ASCEL Digital Training Day – Tue 13 March 2018

The team’s second event this week was at the Association of Senior Children’s and Education Librarians’ digital training day (ASCEL) held in Middlesborough’s Great Library.


It was a long drive across the country – but very much worth the early start. The event had around 40 attendees who worked (for the most part) in library services across the North East. An entirely new (but extremely relevant) audience for us. The other sessions explored the ways in which different institutions were exploring and integrating technology, coding, and gaming platforms into their services. All sorts of innovation, from the Code-a-Pillar (and connecting it with The Hungry Caterpillar, for example) through Escape Room boxes (to teach indexing, referencing, microfiche – all skills relating to info seeking).


Stella had been invited to present, given her role in developing a staggering array of digital and gaming initiatives at the BL, and she was extremely kind in giving up over half her session for us. Despite a technical hiccup interfering with James’ new training module map, the attendees readily leapt right into the game – despite a lack of experience with Minecraft. A few pointers helped guide the way, but navigation and control was picked up with remarkable adeptness. And – most importantly – it was enjoyed.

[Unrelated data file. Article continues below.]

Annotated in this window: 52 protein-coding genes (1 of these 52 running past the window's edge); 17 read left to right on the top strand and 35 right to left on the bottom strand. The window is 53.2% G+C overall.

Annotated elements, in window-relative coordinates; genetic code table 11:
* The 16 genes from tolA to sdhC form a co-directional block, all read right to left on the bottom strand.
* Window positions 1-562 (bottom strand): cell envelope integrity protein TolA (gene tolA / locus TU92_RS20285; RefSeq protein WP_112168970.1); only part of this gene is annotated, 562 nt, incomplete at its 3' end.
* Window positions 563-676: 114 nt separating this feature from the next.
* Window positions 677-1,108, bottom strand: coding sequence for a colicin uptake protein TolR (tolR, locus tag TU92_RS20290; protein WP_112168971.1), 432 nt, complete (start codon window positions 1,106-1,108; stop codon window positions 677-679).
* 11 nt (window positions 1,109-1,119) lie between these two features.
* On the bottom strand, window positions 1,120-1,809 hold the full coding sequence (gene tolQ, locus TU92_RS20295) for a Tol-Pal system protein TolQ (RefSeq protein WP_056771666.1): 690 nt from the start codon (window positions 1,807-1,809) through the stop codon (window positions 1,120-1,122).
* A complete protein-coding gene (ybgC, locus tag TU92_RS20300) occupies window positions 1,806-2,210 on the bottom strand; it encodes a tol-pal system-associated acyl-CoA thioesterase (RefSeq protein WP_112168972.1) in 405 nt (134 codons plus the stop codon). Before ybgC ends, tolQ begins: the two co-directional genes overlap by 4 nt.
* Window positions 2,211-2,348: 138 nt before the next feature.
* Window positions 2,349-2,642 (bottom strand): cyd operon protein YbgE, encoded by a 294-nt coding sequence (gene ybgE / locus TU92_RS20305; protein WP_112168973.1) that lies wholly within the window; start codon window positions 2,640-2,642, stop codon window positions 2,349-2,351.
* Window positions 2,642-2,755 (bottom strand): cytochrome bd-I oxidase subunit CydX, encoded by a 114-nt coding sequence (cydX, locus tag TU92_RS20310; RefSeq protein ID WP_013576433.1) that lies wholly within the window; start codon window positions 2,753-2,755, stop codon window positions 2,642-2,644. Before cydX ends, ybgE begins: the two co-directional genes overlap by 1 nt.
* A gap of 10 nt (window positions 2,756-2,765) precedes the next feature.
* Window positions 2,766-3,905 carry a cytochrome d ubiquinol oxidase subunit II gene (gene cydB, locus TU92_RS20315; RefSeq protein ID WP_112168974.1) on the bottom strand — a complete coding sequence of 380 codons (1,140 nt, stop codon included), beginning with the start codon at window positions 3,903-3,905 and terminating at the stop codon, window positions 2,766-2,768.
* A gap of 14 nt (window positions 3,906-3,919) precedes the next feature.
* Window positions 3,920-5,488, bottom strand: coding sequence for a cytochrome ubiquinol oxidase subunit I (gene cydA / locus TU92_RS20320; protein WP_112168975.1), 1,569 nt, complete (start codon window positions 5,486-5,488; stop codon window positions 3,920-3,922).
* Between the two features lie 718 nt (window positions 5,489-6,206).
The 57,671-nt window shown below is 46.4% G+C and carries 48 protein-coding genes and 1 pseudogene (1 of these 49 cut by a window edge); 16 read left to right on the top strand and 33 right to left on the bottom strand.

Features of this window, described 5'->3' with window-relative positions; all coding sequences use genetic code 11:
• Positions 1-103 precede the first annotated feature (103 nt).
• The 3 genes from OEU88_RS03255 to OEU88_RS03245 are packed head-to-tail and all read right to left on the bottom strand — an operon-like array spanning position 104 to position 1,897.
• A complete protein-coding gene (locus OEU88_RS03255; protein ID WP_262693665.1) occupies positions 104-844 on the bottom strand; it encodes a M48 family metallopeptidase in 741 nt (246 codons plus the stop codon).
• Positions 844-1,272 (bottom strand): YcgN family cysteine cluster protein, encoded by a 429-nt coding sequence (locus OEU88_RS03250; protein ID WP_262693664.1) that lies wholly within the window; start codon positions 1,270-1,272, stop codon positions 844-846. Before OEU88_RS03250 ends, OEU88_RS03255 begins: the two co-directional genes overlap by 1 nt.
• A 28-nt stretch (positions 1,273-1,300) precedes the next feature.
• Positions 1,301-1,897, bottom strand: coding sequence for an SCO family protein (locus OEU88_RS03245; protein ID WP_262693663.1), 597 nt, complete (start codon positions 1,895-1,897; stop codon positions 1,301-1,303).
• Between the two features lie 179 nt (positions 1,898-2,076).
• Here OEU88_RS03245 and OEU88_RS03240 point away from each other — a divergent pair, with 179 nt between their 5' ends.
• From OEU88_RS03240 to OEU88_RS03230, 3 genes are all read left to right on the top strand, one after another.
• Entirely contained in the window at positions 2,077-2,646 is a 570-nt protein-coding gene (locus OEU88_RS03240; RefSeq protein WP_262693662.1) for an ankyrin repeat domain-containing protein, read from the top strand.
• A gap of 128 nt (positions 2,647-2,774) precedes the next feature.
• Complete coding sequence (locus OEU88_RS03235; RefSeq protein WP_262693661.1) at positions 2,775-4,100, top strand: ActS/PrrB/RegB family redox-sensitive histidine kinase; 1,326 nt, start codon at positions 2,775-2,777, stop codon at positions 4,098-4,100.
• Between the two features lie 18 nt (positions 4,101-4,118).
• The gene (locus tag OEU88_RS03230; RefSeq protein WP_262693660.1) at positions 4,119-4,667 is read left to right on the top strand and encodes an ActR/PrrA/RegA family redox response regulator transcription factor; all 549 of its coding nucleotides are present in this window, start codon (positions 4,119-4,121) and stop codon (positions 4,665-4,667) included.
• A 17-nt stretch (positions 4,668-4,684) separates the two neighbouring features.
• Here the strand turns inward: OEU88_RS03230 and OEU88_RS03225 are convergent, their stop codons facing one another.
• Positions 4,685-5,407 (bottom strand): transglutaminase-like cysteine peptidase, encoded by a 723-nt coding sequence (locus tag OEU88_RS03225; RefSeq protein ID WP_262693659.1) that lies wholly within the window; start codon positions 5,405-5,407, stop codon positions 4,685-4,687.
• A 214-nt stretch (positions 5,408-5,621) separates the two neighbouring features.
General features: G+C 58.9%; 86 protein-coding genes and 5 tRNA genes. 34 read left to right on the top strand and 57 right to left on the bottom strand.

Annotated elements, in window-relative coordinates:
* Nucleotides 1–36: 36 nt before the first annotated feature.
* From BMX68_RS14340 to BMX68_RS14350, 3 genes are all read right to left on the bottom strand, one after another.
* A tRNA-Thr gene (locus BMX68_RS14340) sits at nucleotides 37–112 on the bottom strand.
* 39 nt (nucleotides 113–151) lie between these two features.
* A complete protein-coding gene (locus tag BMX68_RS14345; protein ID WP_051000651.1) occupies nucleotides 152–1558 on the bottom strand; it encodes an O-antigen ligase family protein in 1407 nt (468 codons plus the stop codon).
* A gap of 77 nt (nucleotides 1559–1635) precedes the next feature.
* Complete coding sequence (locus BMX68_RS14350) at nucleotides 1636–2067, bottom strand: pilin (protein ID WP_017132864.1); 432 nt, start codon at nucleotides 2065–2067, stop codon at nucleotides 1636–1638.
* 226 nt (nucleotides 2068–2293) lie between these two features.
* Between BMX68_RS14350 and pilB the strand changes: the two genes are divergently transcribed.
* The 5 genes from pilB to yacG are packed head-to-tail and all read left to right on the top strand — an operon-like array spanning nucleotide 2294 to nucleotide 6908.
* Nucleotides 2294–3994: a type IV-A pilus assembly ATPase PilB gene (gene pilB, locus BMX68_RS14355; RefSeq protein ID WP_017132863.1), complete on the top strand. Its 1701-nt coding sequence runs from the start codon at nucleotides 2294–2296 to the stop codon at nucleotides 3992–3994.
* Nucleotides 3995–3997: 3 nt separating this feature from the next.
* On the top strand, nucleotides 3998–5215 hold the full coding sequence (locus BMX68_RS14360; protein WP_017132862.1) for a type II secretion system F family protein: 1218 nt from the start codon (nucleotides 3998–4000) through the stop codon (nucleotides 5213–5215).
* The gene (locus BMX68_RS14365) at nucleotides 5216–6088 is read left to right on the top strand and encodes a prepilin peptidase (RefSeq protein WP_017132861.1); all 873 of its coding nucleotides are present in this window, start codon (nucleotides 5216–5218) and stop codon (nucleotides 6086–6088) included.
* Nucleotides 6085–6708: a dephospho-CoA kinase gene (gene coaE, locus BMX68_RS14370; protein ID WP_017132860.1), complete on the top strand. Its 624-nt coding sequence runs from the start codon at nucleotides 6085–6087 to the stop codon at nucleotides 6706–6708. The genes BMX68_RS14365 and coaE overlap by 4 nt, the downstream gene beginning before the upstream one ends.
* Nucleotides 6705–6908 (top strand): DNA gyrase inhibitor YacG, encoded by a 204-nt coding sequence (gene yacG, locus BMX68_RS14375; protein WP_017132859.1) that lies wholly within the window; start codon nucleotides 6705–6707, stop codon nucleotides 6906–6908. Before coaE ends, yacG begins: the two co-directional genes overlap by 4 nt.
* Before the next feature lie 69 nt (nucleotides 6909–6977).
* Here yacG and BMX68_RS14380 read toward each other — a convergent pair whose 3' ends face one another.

In gathering feedback, the response was incredibly positive, with many really liking how we had intergrated the text in such a novel manner. It wasn’t a re-telling of the story, but of exploring a wonderful setting and slowly uncovering parts of the text, building up to an understanding of how it formed the pirate archetype. Exactly what we had hoped would form a core goal of the resource resonated with the audience. We were thrilled with the level of enthusiasm showed, and the team has made many new contacts with whom we hope to trial other litcraft resources in the near future.


It was an excellent event, which would have stood outside the attention of traditional academic work, had we not had Stella on the team. But the resources’ potential userbase has now doubled – exciting times ahead as we develop new lesson ideas and plans accordingly.